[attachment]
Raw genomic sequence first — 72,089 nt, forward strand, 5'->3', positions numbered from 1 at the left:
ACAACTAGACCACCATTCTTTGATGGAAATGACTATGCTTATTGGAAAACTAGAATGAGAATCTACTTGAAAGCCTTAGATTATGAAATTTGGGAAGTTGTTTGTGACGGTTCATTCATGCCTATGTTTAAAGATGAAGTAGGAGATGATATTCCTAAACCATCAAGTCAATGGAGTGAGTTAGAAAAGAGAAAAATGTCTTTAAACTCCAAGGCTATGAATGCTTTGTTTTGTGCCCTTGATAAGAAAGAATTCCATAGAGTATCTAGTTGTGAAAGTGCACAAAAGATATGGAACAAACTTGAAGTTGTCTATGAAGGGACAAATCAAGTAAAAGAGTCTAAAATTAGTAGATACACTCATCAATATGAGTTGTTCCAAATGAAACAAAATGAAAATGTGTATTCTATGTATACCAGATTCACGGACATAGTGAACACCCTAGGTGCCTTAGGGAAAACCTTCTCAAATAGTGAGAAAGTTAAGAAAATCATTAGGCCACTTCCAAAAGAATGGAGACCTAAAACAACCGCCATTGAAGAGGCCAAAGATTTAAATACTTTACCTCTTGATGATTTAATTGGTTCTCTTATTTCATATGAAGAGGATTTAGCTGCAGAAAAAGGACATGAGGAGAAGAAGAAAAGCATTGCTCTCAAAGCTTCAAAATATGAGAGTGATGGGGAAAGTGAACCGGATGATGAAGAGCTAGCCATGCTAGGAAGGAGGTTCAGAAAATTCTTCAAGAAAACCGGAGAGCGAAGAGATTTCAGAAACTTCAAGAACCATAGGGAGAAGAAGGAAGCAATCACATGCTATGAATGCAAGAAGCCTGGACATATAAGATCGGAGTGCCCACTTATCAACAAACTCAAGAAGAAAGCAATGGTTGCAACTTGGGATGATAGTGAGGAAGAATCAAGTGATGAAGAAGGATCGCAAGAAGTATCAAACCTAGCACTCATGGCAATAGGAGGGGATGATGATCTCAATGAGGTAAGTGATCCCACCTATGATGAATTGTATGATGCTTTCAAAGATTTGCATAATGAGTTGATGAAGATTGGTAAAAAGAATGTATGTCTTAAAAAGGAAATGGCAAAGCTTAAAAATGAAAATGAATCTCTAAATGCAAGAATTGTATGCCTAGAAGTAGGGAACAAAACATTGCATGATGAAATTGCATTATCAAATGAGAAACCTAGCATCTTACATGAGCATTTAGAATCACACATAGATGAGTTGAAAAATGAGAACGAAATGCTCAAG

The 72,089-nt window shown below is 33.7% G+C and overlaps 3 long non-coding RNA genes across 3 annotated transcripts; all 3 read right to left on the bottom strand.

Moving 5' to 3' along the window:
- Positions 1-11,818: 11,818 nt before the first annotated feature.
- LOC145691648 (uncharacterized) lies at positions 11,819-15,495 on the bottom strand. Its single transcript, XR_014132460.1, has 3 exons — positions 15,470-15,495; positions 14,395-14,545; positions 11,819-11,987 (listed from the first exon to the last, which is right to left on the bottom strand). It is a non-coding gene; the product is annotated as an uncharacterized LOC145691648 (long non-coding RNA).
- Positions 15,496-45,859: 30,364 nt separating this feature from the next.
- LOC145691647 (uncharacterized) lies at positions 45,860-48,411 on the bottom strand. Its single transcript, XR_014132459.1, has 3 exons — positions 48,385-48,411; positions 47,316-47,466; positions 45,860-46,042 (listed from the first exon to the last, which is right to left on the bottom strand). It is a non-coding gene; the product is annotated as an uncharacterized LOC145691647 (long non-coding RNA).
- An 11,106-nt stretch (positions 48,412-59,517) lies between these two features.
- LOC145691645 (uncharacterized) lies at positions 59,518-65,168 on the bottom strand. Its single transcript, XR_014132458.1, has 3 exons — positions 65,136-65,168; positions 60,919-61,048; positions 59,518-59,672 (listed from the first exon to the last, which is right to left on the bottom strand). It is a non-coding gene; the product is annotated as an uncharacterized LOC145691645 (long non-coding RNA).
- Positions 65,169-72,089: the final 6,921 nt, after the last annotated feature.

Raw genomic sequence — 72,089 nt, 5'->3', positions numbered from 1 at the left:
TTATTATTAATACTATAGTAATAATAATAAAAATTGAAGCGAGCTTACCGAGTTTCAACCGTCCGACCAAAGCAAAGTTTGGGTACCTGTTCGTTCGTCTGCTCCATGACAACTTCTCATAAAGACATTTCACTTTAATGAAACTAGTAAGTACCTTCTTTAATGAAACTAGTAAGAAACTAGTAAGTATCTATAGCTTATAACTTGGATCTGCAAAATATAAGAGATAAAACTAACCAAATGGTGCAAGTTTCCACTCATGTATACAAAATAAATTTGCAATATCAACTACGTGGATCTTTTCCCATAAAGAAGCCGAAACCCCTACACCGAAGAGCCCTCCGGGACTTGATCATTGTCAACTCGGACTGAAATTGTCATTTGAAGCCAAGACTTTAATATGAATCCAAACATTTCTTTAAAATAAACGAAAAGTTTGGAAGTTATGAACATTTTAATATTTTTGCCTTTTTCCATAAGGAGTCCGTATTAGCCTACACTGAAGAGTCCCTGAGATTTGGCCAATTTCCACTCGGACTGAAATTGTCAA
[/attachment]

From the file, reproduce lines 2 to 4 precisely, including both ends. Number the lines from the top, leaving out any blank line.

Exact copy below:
ACAACTAGACCACCATTCTTTGATGGAAATGACTATGCTTATTGGAAAACTAGAATGAGAATCTACTTGAAAGCCTTAGATTATGAAATTTGGGAAGTTGTTTGTGACGGTTCATTCATGCCTATGTTTAAAGATGAAGTAGGAGATGATATTCCTAAACCATCAAGTCAATGGAGTGAGTTAGAAAAGAGAAAAATGTCTTTAAACTCCAAGGCTATGAATGCTTTGTTTTGTGCCCTTGATAAGAAAGAATTCCATAGAGTATCTAGTTGTGAAAGTGCACAAAAGATATGGAACAAACTTGAAGTTGTCTATGAAGGGACAAATCAAGTAAAAGAGTCTAAAATTAGTAGATACACTCATCAATATGAGTTGTTCCAAATGAAACAAAATGAAAATGTGTATTCTATGTATACCAGATTCACGGACATAGTGAACACCCTAGGTGCCTTAGGGAAAACCTTCTCAAATAGTGAGAAAGTTAAGAAAATCATTAGGCCACTTCCAAAAGAATGGAGACCTAAAACAACCGCCATTGAAGAGGCCAAAGATTTAAATACTTTACCTCTTGATGATTTAATTGGTTCTCTTATTTCATATGAAGAGGATTTAGCTGCAGAAAAAGGACATGAGGAGAAGAAGAAAAGCATTGCTCTCAAAGCTTCAAAATATGAGAGTGATGGGGAAAGTGAACCGGATGATGAAGAGCTAGCCATGCTAGGAAGGAGGTTCAGAAAATTCTTCAAGAAAACCGGAGAGCGAAGAGATTTCAGAAACTTCAAGAACCATAGGGAGAAGAAGGAAGCAATCACATGCTATGAATGCAAGAAGCCTGGACATATAAGATCGGAGTGCCCACTTATCAACAAACTCAAGAAGAAAGCAATGGTTGCAACTTGGGATGATAGTGAGGAAGAATCAAGTGATGAAGAAGGATCGCAAGAAGTATCAAACCTAGCACTCATGGCAATAGGAGGGGATGATGATCTCAATGAGGTAAGTGATCCCACCTATGATGAATTGTATGATGCTTTCAAAGATTTGCATAATGAGTTGATGAAGATTGGTAAAAAGAATGTATGTCTTAAAAAGGAAATGGCAAAGCTTAAAAATGAAAATGAATCTCTAAATGCAAGAATTGTATGCCTAGAAGTAGGGAACAAAACATTGCATGATGAAATTGCATTATCAAATGAGAAACCTAGCATCTTACATGAGCATTTAGAATCACACATAGATGAGTTGAAAAATGAGAACGAAATGCTCAAG

The 72,089-nt window shown below is 33.7% G+C and overlaps 3 long non-coding RNA genes across 3 annotated transcripts; all 3 read right to left on the bottom strand.

Moving 5' to 3' along the window: